What happens when a butcher and a hurley maker team up to make funny videos to share online? Comedy gold, as The 2 Johnnies learned.
After a year of seeing their videos go from strength to strength, butcher Johnny "Smacks" McMahon and hurley-maker Johnny B O’Brien from Tipperary gave up their day jobs to explore a career as, in their own words, “craic merchants” and they told The Tommy Tiernan Show on Saturday night they haven’t looked back.
“A year in, we went full time,” McMahon said. “On the day I qualified as a butcher, my diploma came and my boss said ‘here you go, frame that’, and I said ‘can you take two weeks’ notice?’"
The career move came after they’d been invited to perform in New York and, after worrying they had been mixed up with comedy group Foil Arms and Hog, they toured a number of Irish bars in the US.
America wasn’t the only continent beckoning. “We went to Australia for six days. It was just me, Johnnie and our tour manager. It was incredible,” McMahon said of their whirlwind tour where they played standing-room-only venues.
“There’s not really too many downsides. Someone might say you’re a prick, but that’s not that bad,” McMahon said of their success, but the pair are still down to earth and tog-out every Wednesday evening for Cahir GAA, where they both play junior hurling. This year, they told Tiernan, they also took on managing roles with other teams.
“The Under-10s are a goldmine of entertainment,” O’Brien said of his charges.
Having found such success as adults, they said they feel more appreciative than if it had happened in their teenage years.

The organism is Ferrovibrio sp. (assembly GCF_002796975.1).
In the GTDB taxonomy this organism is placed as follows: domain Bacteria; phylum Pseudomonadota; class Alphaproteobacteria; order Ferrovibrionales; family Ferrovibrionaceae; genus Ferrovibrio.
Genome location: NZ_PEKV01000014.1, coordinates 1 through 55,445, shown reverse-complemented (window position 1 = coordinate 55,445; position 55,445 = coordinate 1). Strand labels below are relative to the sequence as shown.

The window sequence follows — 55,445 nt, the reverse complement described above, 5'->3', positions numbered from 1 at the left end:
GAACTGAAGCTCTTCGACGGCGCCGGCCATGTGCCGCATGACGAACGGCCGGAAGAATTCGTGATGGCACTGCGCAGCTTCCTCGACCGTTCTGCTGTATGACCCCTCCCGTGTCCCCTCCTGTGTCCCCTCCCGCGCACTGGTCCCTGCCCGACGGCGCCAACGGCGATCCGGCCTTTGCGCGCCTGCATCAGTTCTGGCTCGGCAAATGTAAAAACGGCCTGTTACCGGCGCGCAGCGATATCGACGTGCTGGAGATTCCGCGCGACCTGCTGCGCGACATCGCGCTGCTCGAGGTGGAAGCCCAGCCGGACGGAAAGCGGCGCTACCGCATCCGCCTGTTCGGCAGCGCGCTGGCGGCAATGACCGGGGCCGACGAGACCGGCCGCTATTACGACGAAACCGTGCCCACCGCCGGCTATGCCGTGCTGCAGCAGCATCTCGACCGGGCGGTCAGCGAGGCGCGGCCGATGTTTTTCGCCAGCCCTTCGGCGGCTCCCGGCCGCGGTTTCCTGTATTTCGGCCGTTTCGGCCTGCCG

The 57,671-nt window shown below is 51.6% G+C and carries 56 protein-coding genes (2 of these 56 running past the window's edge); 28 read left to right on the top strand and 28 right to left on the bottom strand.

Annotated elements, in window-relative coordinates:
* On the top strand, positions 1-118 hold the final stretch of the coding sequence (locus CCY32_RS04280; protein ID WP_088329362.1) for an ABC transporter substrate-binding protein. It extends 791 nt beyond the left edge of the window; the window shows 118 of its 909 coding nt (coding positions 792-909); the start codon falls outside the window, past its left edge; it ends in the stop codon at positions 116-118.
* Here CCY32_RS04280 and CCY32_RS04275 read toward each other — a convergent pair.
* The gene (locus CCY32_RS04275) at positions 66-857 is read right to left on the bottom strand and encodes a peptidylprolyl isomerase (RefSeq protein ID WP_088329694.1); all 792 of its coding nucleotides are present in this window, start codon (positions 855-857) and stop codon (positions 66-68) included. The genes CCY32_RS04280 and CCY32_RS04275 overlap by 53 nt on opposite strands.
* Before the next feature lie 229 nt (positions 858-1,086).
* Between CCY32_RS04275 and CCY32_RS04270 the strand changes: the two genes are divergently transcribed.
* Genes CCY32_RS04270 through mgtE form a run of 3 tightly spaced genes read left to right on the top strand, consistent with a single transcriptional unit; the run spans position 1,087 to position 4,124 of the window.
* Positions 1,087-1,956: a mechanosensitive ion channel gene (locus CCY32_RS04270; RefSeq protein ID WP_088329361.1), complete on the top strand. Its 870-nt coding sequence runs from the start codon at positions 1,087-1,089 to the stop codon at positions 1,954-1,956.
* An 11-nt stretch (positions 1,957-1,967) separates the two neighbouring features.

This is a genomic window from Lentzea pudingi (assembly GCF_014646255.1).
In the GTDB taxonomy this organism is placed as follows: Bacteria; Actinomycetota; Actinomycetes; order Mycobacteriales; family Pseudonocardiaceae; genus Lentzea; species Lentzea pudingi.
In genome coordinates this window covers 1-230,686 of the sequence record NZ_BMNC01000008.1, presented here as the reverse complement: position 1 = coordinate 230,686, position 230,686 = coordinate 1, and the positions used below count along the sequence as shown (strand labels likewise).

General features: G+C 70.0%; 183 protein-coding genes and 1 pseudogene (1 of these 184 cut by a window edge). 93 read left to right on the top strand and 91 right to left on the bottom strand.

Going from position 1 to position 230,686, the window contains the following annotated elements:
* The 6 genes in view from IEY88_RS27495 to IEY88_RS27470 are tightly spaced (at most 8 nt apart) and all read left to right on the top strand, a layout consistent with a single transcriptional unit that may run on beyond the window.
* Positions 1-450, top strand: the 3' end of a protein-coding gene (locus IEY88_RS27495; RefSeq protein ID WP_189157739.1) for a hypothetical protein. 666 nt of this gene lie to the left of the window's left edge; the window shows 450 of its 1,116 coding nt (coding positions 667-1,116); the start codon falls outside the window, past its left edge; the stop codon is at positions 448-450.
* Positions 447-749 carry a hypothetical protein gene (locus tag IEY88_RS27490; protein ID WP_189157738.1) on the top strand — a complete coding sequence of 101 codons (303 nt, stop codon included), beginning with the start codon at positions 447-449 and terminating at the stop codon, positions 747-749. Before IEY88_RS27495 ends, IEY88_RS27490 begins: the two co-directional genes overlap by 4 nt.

“How do you go back to normality?” O’Brien said. The pair now hosts two podcasts and on their subscriber-only offering, they interview local characters, including McMahon's mam, the local gravedigger, and a member of the Tidy Towns.
“We feel like we’ve won the Lotto,” O’Brien said while McMahon added: “It’s a mad journey we’re on and we don’t know where it’s going to end but it’ll be some craic.”
Earlier in the show, actor and Game of Thrones star Liam Cunningham spoke about life in the public eye and told Tiernan he doesn’t mind being well-known but feels there is more of a strain on a famous person’s partner than on the person themselves.
“It’s very tough for partners of people whose job it is to be invited into other people’s houses with a remote control. It’s very hard. You must have the same problem,” he asked Tiernan, who remarked he enjoys being known in Ireland as “to be well known in Ireland to me is a blessing.”
Cunningham agreed, adding: “that’s why I stay here.” He added he finds the Irish attitude towards the well-known to be refreshing and grounding, a stark contrast to the situations he has experienced with fans in countries such as Spain and Australia.
“There’s a healthy begrudgery here, isn’t there? I like it, walking down the street: ‘you think you’re bleedin’ great?’ I love that. You wouldn’t be let get ahead of yourself, I have a healthy respect for that, to be honest. There’s no falsehood with it, it’s nice,” Cunningham said.
He revealed he once used to work for the ESB but his boredom led to him experimenting with acting.
“I started acting as a distraction to take me away from a job that I was bored with and when I started doing it I fell in love with it unexpectedly."
Cunningham said he has a simple view of his acting career: “I get paid to do what kids do when they're five: play dress up.”
However, he said he finds the high pay actors receive to be hard to justify when “I was a lot more useful when I had a box of tools.”